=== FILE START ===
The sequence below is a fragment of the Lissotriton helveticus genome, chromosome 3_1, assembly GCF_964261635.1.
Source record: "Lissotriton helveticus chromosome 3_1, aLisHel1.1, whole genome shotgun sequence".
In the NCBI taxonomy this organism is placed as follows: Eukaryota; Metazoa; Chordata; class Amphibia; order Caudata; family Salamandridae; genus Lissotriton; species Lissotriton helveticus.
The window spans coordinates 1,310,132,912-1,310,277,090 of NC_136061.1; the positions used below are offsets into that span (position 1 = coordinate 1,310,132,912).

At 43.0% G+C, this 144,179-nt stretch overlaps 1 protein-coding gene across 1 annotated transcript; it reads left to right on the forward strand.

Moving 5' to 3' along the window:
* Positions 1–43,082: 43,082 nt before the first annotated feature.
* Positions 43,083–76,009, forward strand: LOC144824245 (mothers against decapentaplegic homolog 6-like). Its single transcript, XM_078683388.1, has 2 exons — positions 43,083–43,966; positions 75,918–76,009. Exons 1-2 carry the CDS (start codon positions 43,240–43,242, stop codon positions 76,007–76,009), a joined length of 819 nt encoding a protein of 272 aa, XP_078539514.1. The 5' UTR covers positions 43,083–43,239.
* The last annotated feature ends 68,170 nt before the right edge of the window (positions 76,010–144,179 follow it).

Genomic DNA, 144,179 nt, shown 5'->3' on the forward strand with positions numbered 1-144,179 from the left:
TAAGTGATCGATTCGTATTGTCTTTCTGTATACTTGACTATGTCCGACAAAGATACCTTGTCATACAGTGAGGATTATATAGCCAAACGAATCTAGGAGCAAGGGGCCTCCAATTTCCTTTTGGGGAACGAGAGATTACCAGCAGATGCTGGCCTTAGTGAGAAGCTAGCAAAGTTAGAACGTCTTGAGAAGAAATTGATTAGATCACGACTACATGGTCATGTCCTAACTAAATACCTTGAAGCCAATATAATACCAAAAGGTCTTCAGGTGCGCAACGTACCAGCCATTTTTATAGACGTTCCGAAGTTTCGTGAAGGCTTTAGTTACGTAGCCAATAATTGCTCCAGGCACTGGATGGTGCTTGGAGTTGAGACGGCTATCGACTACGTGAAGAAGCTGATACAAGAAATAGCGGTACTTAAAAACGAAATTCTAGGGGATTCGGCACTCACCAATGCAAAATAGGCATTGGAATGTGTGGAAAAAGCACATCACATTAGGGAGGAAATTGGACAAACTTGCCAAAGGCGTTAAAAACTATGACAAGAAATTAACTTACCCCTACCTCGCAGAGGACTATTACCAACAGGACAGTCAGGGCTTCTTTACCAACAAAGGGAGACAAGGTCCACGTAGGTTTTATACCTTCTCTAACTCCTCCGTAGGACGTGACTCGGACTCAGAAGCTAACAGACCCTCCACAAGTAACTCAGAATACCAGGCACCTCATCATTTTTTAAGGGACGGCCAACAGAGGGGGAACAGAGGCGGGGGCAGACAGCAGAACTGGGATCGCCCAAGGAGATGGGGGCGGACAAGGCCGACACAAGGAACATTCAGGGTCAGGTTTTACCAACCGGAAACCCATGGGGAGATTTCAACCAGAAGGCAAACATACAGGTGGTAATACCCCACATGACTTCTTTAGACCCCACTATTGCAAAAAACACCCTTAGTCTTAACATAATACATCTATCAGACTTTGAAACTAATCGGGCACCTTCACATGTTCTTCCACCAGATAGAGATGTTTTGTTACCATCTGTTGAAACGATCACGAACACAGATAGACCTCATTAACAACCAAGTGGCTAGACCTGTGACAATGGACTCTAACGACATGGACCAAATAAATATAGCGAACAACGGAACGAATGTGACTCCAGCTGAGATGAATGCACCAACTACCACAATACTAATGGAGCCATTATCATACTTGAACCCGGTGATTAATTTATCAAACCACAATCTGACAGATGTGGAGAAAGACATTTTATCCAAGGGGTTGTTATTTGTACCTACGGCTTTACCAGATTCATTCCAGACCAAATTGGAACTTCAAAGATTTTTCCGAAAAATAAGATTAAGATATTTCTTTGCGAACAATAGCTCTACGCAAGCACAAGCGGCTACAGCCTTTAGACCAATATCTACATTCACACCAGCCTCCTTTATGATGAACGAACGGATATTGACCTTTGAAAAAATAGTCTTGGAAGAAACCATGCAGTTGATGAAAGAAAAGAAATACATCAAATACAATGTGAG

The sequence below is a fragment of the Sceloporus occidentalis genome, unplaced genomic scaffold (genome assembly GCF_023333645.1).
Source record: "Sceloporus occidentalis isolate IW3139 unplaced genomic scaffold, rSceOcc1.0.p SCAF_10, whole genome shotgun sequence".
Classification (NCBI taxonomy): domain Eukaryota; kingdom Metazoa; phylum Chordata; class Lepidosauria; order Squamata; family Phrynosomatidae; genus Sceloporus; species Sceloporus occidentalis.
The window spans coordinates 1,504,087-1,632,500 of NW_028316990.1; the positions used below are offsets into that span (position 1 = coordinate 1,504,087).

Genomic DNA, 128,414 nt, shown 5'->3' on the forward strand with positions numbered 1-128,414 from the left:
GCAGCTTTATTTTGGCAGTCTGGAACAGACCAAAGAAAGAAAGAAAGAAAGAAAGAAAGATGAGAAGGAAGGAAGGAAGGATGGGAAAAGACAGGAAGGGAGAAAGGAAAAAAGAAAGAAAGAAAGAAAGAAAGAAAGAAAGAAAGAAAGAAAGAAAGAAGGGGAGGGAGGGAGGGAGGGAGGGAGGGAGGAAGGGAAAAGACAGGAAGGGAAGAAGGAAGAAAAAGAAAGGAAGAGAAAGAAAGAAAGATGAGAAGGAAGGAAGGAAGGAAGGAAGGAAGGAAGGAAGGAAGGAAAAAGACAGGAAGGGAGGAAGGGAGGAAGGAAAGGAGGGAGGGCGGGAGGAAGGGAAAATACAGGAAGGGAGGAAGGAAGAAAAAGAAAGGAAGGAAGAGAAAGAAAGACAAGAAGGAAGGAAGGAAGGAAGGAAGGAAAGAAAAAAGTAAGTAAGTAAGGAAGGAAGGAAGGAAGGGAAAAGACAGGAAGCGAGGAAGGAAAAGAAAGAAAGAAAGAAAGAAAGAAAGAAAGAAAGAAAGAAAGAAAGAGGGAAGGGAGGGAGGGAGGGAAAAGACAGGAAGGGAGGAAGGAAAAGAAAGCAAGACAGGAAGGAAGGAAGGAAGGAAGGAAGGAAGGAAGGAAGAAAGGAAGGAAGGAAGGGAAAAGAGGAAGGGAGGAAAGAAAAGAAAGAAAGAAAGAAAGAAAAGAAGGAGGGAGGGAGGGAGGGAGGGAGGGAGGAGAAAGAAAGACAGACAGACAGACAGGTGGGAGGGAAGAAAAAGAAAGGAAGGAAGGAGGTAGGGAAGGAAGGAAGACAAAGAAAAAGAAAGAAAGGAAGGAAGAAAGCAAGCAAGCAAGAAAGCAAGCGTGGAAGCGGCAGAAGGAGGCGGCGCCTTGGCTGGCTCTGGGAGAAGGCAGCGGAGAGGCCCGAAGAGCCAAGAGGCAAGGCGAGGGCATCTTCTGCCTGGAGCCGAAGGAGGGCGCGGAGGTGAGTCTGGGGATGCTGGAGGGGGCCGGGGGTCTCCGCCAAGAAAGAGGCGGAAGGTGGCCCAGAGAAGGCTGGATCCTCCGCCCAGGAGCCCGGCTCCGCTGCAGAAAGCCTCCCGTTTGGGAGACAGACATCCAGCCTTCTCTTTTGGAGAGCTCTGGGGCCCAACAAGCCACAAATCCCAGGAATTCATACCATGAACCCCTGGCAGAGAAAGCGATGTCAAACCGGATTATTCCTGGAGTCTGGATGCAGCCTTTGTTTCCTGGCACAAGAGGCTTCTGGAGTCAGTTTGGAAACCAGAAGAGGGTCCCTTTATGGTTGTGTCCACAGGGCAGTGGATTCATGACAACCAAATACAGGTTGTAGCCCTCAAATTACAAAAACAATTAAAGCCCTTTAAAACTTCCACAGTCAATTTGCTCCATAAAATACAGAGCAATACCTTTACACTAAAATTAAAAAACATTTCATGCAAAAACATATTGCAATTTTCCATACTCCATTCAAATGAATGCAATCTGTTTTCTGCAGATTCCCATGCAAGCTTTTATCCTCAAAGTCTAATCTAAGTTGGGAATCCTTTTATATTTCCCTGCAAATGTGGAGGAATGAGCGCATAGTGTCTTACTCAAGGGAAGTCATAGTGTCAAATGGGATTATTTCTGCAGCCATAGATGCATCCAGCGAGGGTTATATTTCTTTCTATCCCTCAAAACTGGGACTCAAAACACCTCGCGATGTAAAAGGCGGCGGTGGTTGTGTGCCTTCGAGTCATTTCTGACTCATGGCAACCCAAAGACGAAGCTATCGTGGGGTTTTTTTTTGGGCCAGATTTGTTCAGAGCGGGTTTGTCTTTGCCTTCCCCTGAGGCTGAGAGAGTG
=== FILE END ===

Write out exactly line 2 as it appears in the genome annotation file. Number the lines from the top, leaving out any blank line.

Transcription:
Source record: "Lissotriton helveticus chromosome 3_1, aLisHel1.1, whole genome shotgun sequence".